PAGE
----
‘I have no work’: Italy’s tour guides, teachers and business owners struggling with the coronavirus crisis

The Local's readers explain how school and office closures, tourist cancellations, and other effects of the coranavirus crisis in Italy have left them wondering how they'll pay the bills.

'I have no work': Italy's tour guides, teachers and business owners struggling with the coronavirus crisis
All schools and universities in Italy are now closed as part of measures aimed at containing the coronavirus outbreak. Photo: AFP

When we asked readers across Italy how the quarantine measures put in place to combat the spread of coronavirus had affected them, many of you told us it had been a lot to get used to, and a little stressful at times, though most said they were coping well.

READ ALSO: 'Stay at home': Italy's new coronavirus quarantine rules explained

But some reported a more serious impact on their lives, as the crisis hits businesses and jobs and leaves families struggling to cope following school and office closures.

“I already work from home and now my husband's office has closed down because of coronavirus, so we are both at home, expected to work full time,” says Catherine Monagle in Turin, Piedmont, one of the northern regions worst hit by the outbreak, and among the first to be put under quarantine measures.

“Because of the school closures in Piedmont, we have now had our one year old and three year old at home with us for weeks already as their asilo nido (nursery school) is also closed,” she explains.

“Trying to work at home in this situation is completely impossible as very small children need constant attention and care. We are both having to cut corners in our work to manage, and arguing over who needs to take responsibility for the kids and when.”

“While our employers have been kind and patient and understanding about the situation, we expect we will need to take annual or unpaid leave though if this goes on too much longer.”

The deserted Piazza del Duomo in Florence on Thursday. Photo: AFP

Those working in the tourist industry say their businesses are struggling badly or that jobs have already been lost due to the impact on the sector.

“Our business is taking a massive hit. We deal with mostly US travellers to Italy,” says Liam Rogers in Florence.

“My wife already lost her job due to the economic affect on inbound tourism to Florence,” he adds. “So she can at least be home with our two young boys;”

Tour guides and teachers are among the contractors left wondering how they'll pay the bills after suddenly losing all of their customers and contracts.

Helen Bayley, a tour guide based in Florence, Tuscany, told The Local: “I have no work. I'm highly concerned about paying my rent and bills.”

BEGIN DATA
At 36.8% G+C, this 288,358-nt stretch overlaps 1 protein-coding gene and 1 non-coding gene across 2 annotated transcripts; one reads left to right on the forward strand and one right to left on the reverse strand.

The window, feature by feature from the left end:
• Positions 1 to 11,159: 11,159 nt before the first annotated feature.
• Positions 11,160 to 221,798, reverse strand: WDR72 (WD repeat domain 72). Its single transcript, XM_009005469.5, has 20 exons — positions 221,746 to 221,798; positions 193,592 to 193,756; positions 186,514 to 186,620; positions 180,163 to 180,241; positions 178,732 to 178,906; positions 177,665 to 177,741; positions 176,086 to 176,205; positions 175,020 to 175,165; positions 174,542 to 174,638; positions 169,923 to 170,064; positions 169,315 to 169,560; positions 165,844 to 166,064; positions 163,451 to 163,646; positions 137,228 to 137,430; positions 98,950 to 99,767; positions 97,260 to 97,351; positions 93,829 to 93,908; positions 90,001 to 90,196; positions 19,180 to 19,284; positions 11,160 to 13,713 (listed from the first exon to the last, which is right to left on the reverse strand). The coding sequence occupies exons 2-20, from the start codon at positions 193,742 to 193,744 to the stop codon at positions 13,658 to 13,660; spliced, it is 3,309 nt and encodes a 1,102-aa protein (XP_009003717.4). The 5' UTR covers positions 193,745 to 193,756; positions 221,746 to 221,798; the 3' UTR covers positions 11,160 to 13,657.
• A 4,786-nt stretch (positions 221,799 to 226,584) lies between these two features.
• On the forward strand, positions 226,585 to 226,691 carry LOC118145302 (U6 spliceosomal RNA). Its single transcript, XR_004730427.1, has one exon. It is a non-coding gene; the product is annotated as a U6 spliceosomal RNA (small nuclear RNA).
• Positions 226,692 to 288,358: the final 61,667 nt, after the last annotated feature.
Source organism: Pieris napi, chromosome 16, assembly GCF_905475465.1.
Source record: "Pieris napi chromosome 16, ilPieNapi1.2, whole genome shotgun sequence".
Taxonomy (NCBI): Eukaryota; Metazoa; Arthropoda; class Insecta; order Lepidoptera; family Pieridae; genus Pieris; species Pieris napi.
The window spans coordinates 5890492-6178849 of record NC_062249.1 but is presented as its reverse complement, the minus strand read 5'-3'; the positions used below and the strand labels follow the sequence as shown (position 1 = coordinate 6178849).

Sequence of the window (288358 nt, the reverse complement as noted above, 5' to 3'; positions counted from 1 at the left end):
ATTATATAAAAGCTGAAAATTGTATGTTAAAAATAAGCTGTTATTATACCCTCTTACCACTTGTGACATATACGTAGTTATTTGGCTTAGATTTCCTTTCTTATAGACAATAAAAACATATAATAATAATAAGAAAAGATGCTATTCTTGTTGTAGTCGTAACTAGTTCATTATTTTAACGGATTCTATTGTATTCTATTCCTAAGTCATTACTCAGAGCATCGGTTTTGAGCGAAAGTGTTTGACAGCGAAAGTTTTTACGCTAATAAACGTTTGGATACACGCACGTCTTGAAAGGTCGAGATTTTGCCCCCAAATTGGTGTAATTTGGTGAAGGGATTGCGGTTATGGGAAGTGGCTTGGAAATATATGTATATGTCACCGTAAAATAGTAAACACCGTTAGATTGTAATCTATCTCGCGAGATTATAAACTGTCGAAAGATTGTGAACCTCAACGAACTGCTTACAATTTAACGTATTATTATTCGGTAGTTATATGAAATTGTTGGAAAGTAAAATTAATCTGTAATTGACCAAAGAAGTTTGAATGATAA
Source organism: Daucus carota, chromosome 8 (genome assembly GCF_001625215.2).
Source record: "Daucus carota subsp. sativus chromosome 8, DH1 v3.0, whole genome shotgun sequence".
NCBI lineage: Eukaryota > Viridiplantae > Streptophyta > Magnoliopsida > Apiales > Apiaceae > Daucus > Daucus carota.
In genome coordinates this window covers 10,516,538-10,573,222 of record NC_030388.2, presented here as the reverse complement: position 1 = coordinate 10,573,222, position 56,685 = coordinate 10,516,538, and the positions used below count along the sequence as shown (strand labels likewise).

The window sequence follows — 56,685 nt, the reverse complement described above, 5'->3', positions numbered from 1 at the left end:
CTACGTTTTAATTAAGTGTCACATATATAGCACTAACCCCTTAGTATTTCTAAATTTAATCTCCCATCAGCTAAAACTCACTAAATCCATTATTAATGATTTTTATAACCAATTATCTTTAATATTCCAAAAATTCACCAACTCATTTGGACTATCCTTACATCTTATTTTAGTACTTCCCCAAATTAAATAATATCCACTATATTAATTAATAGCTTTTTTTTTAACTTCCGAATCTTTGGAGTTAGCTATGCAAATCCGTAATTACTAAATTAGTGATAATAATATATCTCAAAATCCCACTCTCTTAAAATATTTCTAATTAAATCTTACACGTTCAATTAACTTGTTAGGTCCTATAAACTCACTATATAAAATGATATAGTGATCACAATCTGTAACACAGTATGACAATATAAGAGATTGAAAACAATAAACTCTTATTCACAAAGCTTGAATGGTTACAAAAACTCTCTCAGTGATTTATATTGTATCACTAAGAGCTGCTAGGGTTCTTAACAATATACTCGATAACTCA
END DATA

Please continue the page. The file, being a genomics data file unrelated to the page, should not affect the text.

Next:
Coronavirus: The everyday precautions to take if you're in Italy

Anna Mcpartland is an English teacher living in Arquata Scrivia in the region of Piemonte, on the border with Liguria.

“All my contracts have been cancelled and I can't see schools reopening again before the summer,” she tells The Local. “My husband who is a surveyor has also had everything put on hold.”

“Luckily the government has announced that mortgage payments can be suspended for three months as well as household bills like water and electricity which obviously helps.”

On Wednesday, the government announced 25 billion euros in funding to fight the coronavirus outbreak, with part of that money destined for those hit financially by the crisis

“We are preparing rules to protect companies, workers and families,” Labour Minister Nunzia Catalfo said.

The government also announced it was working on plan to let families temporarily suspend some mortgage and social tax payments, and said “partial state guarantees” were being discussed to help Italy's creaking banks survive.

However, details of the financial rescue plan remain scarce as the full measures are yet to be announced.

And there has been no word yet on whether any help will be available for renters, or what kind of help will be provided for the self-employed, or to parents struggling to pay for childcare they can't actually use.

A parent helps her child complete schoolwork at home in northern Italy on Thursday. Photo: AFP

“We are still required to pay for the private asilo nido the little ones attend, almost 1000 euros a month,” even though the children aren't allowed to go, explains Catherine, and she explains a babysitter isn't really an option in the current situation – nor is asking for help from the childrens' grandmother “as we feel we need to protect her most of all.”

“Having said all that, we believe it is important we all take steps to protect the most vulnerable in our community,” she adds.

“This inconvenience and insanity-inducing situation is something that we just have to accept as our duty in difficult times.”